The average of the total attendance records had fluctuated over the last 10 years, this applies to the teams that made it to the playoffs and those that didn’t. Most of, if not all, the teams had a rough 2010, as playoff teams averaged 68,610 spectators per game and non-playoff teams averaged 65,959. However, 2016 saw both sets of teams generate high attendance figures but the high averages couldn’t be sustained as attendance fell in 2017 across the league. The fall in attendance was noticed as various images of empty seats on a Thursday night were shared by fans on social media.

Attendance According to Franchise

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The stadium capacity rate is based on the number of seats that a stadium has. More attendees are allowed at the stadium when there are standing locations and box suites.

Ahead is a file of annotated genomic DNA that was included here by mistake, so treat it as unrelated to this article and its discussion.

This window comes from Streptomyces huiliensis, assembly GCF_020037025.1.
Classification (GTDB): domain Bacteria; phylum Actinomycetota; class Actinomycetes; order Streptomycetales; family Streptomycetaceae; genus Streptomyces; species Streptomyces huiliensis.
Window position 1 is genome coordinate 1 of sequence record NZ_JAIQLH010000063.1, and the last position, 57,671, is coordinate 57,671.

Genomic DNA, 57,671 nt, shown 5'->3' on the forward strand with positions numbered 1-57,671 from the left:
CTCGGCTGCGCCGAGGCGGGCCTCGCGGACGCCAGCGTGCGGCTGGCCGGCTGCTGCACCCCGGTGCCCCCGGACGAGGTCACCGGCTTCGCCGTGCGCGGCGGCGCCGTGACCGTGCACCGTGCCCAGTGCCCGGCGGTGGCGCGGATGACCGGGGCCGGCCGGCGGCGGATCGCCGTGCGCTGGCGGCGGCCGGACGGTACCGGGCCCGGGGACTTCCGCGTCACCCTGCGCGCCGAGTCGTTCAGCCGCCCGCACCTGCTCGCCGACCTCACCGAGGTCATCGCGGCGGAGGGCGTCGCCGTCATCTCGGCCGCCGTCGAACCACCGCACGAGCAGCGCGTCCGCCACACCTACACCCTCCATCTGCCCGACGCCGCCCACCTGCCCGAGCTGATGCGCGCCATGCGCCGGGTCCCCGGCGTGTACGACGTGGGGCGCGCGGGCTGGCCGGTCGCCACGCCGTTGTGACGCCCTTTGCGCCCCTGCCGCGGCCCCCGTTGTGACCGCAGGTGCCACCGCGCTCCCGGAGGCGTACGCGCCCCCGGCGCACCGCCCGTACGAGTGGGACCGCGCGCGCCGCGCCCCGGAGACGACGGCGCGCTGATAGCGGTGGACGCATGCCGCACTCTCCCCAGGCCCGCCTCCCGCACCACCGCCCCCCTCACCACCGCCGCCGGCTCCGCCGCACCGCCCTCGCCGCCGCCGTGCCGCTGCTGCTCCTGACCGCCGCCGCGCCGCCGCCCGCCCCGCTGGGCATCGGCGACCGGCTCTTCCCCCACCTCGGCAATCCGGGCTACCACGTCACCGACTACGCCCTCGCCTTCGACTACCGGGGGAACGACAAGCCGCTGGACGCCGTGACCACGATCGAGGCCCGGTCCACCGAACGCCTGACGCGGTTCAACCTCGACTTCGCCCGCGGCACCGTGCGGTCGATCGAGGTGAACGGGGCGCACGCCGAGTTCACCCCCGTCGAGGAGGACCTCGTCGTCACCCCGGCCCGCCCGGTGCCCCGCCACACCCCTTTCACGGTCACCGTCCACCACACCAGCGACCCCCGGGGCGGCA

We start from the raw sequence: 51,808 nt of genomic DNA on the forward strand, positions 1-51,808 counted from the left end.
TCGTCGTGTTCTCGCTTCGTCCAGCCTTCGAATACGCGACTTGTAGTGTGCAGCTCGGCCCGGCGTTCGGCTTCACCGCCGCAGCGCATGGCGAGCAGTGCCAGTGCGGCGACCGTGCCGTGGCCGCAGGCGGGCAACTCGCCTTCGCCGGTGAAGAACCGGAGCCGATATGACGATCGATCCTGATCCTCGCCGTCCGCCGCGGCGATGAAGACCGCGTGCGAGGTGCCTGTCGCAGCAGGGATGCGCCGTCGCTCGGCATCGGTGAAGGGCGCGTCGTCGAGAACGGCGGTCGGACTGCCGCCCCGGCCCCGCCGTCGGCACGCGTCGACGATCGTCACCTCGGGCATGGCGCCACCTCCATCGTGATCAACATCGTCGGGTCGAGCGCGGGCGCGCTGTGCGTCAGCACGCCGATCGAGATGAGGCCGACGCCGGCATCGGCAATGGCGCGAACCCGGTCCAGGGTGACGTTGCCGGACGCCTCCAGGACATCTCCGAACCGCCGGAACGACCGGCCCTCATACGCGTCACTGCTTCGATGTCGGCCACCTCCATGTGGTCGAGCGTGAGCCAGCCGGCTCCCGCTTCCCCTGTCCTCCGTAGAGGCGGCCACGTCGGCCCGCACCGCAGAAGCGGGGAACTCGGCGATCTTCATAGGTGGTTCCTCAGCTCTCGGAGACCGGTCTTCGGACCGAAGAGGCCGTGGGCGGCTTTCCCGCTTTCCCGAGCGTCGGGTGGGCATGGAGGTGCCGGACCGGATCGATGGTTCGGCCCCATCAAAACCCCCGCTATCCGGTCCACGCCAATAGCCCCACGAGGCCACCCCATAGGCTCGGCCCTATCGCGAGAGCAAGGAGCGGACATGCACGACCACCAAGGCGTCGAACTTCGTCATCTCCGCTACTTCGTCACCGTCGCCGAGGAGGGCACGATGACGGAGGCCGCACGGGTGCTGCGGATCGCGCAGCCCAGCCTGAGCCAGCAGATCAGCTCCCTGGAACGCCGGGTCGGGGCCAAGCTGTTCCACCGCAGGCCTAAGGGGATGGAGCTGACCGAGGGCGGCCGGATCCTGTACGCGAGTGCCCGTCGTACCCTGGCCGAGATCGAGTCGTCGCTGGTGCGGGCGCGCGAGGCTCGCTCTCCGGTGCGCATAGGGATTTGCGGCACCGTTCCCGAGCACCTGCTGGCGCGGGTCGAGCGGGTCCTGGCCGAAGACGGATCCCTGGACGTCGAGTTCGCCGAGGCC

While they’re known as ‘America’s Team’, the Dallas Cowboys have no shortage of local support either. Over the last 10 years, the Cowboys have averaged 108.1% of their seating capacity and this is a figure that strengthens the claim that the Cowboys have made which stated that they have the best fanbase in the NFL. However, Dallas isn’t the only franchise that regularly surpasses their stated capacity as nine additional teams averaged a minimum of 100% of their seating figures from 2008 to 2017. These include Philadelphia, Indianapolis, and Green Bay.

While Los Angeles hasn’t had a football franchise for years, the fans might still be warming up to the idea of attending games on a Sunday. NFL executives might have been salivating at the prospects of having a team in the big city; however, the Rams have had a rough time trying to avoid having empty stands in the stadium. Another city that’s seen lower numbers over the last few years is Oakland, as the Raiders’ upcoming move to Las Vegas is on hold until a new stadium is built. The franchise owners can only hope that they will have more fans in Las Vegas.

Consistent Fans?